In the early 1600s, German astronomer Johannes Kepler sought a
mathematical theory for explaining the distances of the six known
planets from the sun. He found his answer in the ratios of
geometrical solids, or polyhedra. By embedding one within another,
Kepler showed that their dimensions roughly corresponded to the
planetary distances. But he didn’t know about other planets and
other solar systems; planetary distances differ from star to star
and are determined by local conditions, not a mathematical formula.
Some scientists today think that the properties of the universe are
similarly not determined by a formula, but they differ in different
realms of space composing a multiverse.

CREDIT: NORTH WIND PICTURE ARCHIVES / ALAMY STOCK
PHOTO

Even if a theory of particles and forces can accommodate
multiple ground states, don’t you need a method of creating those
ground states?

Two features have to happen. You have to have the possibility of
multiple ground states, and then you have to have a mechanism to
produce them. In our present theories, producing them is easier,
because inflationary cosmology has the ability to do this. Finding
theories that have enough ground states is a more difficult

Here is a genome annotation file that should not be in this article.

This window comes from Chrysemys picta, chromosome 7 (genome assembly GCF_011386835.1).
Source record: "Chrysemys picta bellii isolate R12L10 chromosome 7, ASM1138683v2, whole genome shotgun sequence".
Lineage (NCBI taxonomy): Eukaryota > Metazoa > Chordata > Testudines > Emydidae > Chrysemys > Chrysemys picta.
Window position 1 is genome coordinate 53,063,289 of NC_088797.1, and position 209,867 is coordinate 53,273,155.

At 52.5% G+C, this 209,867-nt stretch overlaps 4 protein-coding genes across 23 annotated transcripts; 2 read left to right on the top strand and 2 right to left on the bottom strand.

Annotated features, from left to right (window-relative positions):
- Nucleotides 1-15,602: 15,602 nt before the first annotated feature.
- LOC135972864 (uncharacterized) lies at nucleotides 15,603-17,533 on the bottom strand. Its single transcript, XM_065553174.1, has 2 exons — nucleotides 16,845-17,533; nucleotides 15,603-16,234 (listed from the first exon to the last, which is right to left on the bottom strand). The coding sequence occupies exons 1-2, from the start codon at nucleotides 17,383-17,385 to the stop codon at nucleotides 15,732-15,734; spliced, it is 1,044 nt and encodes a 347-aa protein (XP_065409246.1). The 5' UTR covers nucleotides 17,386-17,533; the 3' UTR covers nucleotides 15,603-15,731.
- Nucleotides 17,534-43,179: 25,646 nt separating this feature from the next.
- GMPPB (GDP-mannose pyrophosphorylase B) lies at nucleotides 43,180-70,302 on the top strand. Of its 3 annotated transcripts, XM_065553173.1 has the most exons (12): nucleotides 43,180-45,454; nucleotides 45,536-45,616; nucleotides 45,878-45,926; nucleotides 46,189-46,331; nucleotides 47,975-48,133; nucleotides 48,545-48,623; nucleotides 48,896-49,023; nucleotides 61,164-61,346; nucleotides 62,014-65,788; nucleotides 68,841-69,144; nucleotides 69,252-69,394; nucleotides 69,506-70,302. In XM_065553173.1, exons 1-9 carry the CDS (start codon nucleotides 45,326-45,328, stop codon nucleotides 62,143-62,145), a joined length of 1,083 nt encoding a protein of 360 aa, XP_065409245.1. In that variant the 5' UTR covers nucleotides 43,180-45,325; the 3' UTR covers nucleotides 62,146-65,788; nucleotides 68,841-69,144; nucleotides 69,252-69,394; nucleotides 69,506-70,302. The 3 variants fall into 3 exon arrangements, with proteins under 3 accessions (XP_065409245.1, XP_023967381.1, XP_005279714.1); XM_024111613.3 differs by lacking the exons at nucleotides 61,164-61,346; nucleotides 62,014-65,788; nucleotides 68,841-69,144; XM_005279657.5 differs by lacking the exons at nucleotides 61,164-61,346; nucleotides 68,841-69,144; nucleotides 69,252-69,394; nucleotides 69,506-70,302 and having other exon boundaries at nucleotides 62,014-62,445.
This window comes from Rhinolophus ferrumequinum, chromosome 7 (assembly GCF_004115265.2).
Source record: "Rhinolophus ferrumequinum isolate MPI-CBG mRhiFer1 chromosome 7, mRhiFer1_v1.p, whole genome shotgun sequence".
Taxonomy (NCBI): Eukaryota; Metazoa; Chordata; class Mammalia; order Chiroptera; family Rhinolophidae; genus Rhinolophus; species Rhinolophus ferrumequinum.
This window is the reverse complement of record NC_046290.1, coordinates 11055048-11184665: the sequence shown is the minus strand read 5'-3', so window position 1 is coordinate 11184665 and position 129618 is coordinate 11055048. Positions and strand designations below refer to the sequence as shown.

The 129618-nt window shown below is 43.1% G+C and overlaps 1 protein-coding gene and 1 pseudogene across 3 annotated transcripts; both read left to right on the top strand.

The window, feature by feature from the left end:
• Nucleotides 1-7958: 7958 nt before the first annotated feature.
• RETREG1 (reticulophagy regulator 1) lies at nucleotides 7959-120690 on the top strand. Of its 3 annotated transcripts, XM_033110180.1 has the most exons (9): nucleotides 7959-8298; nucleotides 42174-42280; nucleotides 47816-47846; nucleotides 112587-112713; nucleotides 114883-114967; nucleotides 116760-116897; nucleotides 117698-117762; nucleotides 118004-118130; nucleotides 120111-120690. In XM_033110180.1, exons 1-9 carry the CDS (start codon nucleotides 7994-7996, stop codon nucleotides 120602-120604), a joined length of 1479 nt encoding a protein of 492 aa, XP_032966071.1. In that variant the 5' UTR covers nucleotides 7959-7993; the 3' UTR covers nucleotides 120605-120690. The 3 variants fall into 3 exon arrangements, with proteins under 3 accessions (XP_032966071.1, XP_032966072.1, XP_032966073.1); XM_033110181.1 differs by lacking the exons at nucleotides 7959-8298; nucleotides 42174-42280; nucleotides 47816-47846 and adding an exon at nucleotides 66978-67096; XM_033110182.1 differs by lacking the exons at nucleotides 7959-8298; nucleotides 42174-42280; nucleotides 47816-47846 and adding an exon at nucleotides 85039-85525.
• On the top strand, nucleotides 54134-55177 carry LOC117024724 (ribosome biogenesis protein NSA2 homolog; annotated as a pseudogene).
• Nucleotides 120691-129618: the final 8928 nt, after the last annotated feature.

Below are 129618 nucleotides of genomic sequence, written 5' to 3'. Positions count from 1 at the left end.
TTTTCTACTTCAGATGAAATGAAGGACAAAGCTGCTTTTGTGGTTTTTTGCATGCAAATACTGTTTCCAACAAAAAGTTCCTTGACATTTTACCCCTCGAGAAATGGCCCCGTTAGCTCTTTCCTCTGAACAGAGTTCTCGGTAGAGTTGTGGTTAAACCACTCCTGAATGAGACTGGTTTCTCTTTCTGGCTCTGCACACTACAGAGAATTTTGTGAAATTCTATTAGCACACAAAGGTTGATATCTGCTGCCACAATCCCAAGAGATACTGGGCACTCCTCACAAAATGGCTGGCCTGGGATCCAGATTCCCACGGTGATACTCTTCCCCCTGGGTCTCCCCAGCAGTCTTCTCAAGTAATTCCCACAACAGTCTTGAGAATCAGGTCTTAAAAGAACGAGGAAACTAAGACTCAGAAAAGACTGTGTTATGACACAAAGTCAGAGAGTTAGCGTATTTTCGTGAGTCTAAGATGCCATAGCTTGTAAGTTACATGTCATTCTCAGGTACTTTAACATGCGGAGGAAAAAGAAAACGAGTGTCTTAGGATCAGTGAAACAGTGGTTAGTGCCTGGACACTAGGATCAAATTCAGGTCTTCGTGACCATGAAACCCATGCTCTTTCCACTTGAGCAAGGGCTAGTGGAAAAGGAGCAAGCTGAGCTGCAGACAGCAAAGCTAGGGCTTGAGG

requirement. But that’s a science question. Is there one, is there
two, is there a lot?

Superstring theory encompasses multiple ground states,
described as the “string landscape.” Is that an example of the kind
of theory that might imply a multiverse?

The string landscape is one of the ways we know that this
[multiple ground states] is a physical possibility. You can start
counting the number of states in string theory, and you get a very
enormous number, 10 to the 500. So we have at least one theory that
has this property of having a very large number of ground states.
And there could be more. People have tried cooking up other
theories that have that possibility also. So it is a physical
possibility.

Don’t critics say that neither string theory nor
inflationary cosmology has been definitely
established?

That’s true of all theories beyond the Standard Model. None of
them are established yet. So we can’t really say with any
confidence that there is a multiverse. It’s a physical possibility.
It may be wrong. But it still may be right.

This story was originally published by Knowable Magazine. Knowable Magazine is an independent journalistic endeavor from Annual Reviews.